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New Study Showcases the Power of the ICU Liberation Bundle

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A new study further illustrates that implementing the ICU Liberation Bundle (A-F) decreases patients’ mechanical ventilation duration and ICU length of stay (LOS), which can improve ICU patient outcomes and reduce healthcare costs.

At the 2024 Critical Care Congress, lead author Juliana Barr, MD, FCCM, outlined the results of the study, “Improving Outcomes in Mechanically Ventilated Adult ICU Patients Following Implementation of the ICU Liberation (ABCDEF) Bundle Across a Large Healthcare System,” which was published in the January 2024 issue of Critical Care Explorations.1
Dr. Barr is a staff anesthesiologist and intensivist at the VA Palo Alto Health Care System in Palo Alto, California, and professor emerita in the Department of Anesthesiology, Perioperative, and Pain Medicine at the Stanford University School of Medicine.
The ICU Liberation Bundle consists of six elements labeled A through F that work synergistically to manage pain, avoid oversedation, reduce delirium, facilitate weaning from mechanical ventilation, achieve early mobilization, and increase patient and family engagement in care, all aimed at improving clinical outcomes and reducing healthcare costs for ICU patients. The bundle elements can be applied to every ICU patient every day:

  • A: Assess, Prevent, and Manage Pain
  • B: Both Spontaneous Awakening Trials (SATs) and Spontaneous Breathing Trials (SBTs)
  • C: Choice of Analgesia and Sedation
  • D: Delirium: Assess, Prevent, and Manage
  • E: Early Mobility and Exercise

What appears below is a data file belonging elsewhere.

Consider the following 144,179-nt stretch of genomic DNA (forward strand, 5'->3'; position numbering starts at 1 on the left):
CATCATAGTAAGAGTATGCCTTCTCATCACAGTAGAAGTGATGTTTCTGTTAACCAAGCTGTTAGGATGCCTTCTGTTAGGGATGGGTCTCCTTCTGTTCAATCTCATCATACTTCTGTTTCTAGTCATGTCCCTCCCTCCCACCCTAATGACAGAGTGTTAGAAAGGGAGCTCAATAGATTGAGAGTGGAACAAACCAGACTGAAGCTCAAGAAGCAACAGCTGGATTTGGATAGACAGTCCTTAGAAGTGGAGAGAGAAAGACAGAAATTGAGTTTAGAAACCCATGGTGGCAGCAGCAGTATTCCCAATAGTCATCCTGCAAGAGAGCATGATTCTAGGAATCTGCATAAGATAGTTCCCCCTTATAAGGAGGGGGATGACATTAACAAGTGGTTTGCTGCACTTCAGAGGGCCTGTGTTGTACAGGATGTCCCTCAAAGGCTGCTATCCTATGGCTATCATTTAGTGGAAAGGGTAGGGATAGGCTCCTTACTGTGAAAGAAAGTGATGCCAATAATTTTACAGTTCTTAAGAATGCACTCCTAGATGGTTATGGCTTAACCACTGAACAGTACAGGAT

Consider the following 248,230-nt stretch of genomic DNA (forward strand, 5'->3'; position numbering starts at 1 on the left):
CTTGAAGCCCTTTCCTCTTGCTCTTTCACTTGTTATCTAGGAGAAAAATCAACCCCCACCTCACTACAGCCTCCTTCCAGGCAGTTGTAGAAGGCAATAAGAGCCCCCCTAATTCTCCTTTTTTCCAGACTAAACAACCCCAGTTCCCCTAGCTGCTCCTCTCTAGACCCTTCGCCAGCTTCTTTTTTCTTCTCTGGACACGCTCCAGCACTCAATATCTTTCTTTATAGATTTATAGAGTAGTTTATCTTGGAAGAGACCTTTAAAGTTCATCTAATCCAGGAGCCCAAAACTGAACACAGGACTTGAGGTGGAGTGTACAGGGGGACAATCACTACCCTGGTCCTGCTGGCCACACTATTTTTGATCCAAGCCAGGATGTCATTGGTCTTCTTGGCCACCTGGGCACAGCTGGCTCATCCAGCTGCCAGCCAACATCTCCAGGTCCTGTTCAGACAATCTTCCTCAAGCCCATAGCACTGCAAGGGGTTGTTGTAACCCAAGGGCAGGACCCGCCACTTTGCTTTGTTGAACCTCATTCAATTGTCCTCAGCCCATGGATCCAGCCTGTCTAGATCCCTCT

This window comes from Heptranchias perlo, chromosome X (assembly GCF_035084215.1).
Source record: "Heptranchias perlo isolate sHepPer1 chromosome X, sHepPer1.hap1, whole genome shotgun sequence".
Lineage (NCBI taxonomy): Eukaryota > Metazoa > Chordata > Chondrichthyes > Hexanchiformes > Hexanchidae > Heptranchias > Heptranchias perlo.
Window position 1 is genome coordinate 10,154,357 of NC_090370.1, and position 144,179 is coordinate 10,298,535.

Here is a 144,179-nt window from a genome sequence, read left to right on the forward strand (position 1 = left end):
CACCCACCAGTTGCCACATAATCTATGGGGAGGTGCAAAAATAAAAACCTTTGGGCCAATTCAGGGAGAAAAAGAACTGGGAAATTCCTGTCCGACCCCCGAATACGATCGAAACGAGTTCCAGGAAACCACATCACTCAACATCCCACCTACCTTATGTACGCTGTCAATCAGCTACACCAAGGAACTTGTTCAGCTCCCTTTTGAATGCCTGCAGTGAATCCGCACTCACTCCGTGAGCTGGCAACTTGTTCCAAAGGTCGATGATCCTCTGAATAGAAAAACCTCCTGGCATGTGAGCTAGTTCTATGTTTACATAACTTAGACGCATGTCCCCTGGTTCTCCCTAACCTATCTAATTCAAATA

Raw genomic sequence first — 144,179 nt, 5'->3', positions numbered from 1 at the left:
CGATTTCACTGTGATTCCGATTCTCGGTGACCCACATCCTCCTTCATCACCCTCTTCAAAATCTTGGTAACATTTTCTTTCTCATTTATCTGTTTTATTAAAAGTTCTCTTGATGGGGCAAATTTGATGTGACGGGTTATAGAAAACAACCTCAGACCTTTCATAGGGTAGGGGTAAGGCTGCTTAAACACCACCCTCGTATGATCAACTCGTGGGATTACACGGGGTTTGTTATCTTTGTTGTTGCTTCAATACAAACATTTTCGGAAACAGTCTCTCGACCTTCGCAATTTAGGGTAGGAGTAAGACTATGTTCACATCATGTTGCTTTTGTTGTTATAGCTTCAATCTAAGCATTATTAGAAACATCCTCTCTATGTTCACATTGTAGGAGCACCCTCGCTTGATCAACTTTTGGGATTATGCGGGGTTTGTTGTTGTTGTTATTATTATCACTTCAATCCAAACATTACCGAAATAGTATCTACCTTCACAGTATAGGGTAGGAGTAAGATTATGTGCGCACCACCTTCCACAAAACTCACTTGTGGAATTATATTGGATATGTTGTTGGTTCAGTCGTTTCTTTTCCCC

• F: Family Engagement and Empowerment
Implementation of the ICU Liberation Bundle was making strides worldwide until the COVID-19 pandemic hit, overwhelming ICUs, said Dr. Barr. “The pandemic really set the practice of critical care medicine back several decades, but it also specifically set bundle performance back,” she said. “COVID patients were so sick, and hospitals and ICUs were so overwhelmed that the practice of critical care medicine became a global exercise in disaster medicine, with few resources dedicated to performing the bundle.”2,3
After the pandemic, many champions of the ICU Liberation Bundle retired, moved on, or left medicine altogether, Dr. Barr said. “For most ICUs, this created a brain drain and a loss of institutional knowledge about the ICU Liberation Bundle, because the people who left were the ones who had the bundle experience pre-pandemic.”

How the ICU Liberation Bundle Improves Patient Care

“The ICU Liberation Bundle takes an integrative approach to managing pain, sedation, and delirium in critically ill patients to facilitate ventilator weaning in mechanically ventilated patients, early mobilization of all ICU patients, and patient and family engagement,” Dr. Barr said during the Critical Care Congress session.
“Previous studies have shown that the ICU Liberation Bundle clearly works. It shortens ICU stays, decreases mortality rates, improves short and long-term patient outcomes, and saves millions of healthcare dollars.4-9 But it needs strong buy-in, support, and the investment of resources from healthcare administrators”, Dr. Barr said.
In 2013, the 34-hospital Dignity Health System (now a part of CommonSpirit Health) began a multicenter, prospective, cohort observational study in hospitals in the Sacramento, California region. The goal was to fully implement the ICU Liberation Bundle in mechanically ventilated adult ICU patients in 11 ICUs across six community hospitals, with the ultimate goal of implementation across all adult ICUs in the system. Funding for the pilot study partially supported a study coordinator, a physical therapist, and a physician champion at each hospital.